I would use carburetor cleaner spray on it, several applications. this is a solvent designed for petroleum products and will cut through the oil, and it is thin enough to soak into the wood. when you are done take a heat gun to it to soften the oil soaked deep in the wood, and than apply several more treatments of carb cleaner, wiping up with a white paper towel. keep doing this until the paper towel comes away clean.

    Than I would apply dishwashing liquid and hot water. this has a very powerful grease cutting element to clean your greasy pots and pans. Powered laundry detergent and hot water also work well for cutting grease. this will also remove any residue of carb cleaner. rinse very well with very hot water.

    allow the wood to dry out and it should be good to take paint or epoxy. simple and mostly non-toxic.
     
  10. Westfield 11
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    Westfield 11 Senior Member

    I am going to be the contrarian here and say that all of these methods will dilute and thin the motor oil and allow it penetrate deeper into the wood. They will remove a lot of it, but will it be enough for a truly good bond? I doubt it. If we were not talking about the hull I would say go for it, but what happens if the bond fails on a dark stormy night 25 miles offshore when you and your kids are on board? Is that a chance you want them to take? But it is your call all the way.

    Why not contact System 3, West Epoxy, MAS or other epoxy manufacturers and see what they suggest?
     
  11. PAR
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    PAR Yacht Designer/Builder

    I deal with oil soaked bilges frequently enough and what really works is to emulsify it, then draw it out. One of the best sequences I've found is to apply kitty litter all over the area first, which will draw out an amazing amount. Let this sit for a few days, then vacuum it up. Next is Tide laundry detergent (add a little water), scrubbed into the surface with a stiff brush, which will bust up the petroleum molecules pretty good. Suck this off with a shop vac, then heat the area with a heat gun, which brings more oil to the surface, where you repeat the process. I've found Tide seems to work best for some reason, maybe how alkaline it is. Once you've gone through a few cycles of this routine and the surface is dry, epoxy or epoxy primer will not have issue with it. Acrylics possibly, but not alkyds or epoxy, neither of which mind a little oil in their matrix.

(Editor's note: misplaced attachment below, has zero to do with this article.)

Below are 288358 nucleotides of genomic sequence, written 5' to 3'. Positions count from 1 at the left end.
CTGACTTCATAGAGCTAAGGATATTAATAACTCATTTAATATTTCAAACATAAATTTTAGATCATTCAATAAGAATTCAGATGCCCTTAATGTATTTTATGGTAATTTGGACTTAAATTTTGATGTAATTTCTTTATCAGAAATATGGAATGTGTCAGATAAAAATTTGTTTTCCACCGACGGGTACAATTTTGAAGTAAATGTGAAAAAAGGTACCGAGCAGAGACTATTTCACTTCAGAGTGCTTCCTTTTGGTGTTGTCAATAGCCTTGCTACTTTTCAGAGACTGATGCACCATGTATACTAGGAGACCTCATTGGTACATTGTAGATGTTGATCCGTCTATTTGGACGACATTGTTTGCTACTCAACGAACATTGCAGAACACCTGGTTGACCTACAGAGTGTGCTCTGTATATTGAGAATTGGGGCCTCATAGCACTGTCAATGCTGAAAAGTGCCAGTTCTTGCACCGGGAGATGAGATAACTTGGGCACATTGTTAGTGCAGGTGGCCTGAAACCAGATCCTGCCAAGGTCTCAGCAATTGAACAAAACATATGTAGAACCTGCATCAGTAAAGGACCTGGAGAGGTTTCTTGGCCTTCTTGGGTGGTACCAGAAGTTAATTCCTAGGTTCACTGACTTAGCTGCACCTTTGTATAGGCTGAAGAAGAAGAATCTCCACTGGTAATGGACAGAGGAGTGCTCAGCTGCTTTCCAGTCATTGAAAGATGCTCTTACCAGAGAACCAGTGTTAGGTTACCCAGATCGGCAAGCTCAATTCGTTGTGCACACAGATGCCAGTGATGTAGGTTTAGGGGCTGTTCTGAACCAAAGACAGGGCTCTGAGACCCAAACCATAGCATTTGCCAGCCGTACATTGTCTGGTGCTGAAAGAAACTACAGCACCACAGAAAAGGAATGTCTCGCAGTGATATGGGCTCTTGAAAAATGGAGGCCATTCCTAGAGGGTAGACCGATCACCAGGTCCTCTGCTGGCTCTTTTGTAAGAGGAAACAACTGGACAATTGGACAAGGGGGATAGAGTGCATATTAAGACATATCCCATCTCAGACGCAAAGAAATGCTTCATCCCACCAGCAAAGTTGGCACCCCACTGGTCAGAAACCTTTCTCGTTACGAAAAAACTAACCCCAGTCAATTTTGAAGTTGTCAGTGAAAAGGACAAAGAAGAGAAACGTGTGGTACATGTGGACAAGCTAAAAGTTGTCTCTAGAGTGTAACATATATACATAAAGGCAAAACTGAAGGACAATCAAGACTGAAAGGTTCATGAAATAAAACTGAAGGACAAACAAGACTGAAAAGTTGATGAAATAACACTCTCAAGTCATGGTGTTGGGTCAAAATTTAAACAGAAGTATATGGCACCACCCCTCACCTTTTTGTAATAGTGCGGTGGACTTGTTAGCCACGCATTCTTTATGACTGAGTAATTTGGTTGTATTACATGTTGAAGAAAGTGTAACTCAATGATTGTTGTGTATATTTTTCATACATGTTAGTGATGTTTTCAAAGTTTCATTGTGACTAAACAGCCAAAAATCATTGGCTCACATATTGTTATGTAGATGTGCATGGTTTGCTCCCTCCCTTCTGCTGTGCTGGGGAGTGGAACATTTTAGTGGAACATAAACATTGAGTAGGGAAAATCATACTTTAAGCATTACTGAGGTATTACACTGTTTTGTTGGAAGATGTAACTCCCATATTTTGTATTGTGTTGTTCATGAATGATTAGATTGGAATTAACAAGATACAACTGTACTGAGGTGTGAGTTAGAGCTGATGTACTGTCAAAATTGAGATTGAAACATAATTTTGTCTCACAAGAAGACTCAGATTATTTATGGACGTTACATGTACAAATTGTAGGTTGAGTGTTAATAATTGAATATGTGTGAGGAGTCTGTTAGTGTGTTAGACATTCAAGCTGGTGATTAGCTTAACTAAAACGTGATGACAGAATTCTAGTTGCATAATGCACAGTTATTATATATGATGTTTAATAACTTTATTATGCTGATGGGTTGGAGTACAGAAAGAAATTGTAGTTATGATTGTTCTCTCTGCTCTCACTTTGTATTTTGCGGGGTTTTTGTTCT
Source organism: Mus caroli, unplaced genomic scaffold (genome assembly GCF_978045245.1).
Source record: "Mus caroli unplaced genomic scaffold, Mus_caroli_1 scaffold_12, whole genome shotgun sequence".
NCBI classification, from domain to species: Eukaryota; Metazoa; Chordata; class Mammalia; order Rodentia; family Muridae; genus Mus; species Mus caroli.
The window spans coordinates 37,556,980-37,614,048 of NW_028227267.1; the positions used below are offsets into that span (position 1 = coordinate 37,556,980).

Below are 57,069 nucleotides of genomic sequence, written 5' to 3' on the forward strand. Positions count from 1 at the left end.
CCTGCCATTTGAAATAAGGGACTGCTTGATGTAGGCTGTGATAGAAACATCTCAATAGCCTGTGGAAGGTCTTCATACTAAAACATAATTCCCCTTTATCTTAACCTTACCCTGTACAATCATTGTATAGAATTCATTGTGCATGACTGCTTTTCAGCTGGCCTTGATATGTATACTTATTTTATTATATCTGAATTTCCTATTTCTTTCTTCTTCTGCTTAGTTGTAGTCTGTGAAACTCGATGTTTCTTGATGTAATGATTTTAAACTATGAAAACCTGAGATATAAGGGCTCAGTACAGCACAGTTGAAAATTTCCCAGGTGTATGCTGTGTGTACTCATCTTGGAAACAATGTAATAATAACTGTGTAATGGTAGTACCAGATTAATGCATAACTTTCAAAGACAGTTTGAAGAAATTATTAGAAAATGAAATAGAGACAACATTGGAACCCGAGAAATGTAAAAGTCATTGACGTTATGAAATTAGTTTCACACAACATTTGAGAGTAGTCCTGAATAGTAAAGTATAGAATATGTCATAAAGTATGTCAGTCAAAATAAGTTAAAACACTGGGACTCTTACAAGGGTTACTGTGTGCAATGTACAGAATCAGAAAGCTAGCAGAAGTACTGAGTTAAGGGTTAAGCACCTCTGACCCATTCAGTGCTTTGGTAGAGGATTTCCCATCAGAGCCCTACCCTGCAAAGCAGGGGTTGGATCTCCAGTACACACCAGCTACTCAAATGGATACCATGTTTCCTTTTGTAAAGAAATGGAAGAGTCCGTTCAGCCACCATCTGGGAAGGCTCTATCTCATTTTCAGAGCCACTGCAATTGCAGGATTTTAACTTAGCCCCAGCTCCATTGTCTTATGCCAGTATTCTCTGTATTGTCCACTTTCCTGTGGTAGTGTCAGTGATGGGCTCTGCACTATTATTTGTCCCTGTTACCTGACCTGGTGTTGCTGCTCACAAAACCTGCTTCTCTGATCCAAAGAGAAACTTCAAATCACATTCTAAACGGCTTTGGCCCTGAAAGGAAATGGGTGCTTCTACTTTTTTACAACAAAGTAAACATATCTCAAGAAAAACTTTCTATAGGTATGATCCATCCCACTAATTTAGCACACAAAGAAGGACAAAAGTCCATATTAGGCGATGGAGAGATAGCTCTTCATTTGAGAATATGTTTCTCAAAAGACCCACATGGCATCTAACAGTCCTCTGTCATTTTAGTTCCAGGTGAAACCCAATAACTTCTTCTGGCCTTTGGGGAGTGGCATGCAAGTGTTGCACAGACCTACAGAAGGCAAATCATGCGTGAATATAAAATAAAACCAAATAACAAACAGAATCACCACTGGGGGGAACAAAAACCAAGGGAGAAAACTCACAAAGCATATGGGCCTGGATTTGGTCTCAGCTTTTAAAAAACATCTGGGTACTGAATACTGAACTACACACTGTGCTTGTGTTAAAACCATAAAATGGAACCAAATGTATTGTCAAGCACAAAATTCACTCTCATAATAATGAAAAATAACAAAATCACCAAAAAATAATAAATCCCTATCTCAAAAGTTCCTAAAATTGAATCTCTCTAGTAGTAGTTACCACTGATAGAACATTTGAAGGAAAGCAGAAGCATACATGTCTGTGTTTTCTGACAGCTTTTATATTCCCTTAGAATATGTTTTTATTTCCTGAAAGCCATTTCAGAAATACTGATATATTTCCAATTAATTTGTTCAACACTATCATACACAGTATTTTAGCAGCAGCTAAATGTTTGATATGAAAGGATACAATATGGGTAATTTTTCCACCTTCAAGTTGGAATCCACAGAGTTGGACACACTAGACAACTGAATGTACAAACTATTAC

12. Barry
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    Barry Senior Member

    I would be careful when considering some of the suggestions put forth when using a very strong liquid for getting rid of the oil. There is a chance that the solvent/diluent that you use could reach the first glued veneer interface and begin to affect the glue between the layers.

    There are a couple of different avenues here and while there might be more than two, I have always went on the premise that there are diluents, which merely mix together and dilute the more viscous material (say an oil will mix with a thicker grease so you have thinner grease) and solvents that affect the chemical make up that will destroy the grease structure and make the surface almost grease free ( tricholorethaneIII, methanol, toluene etc)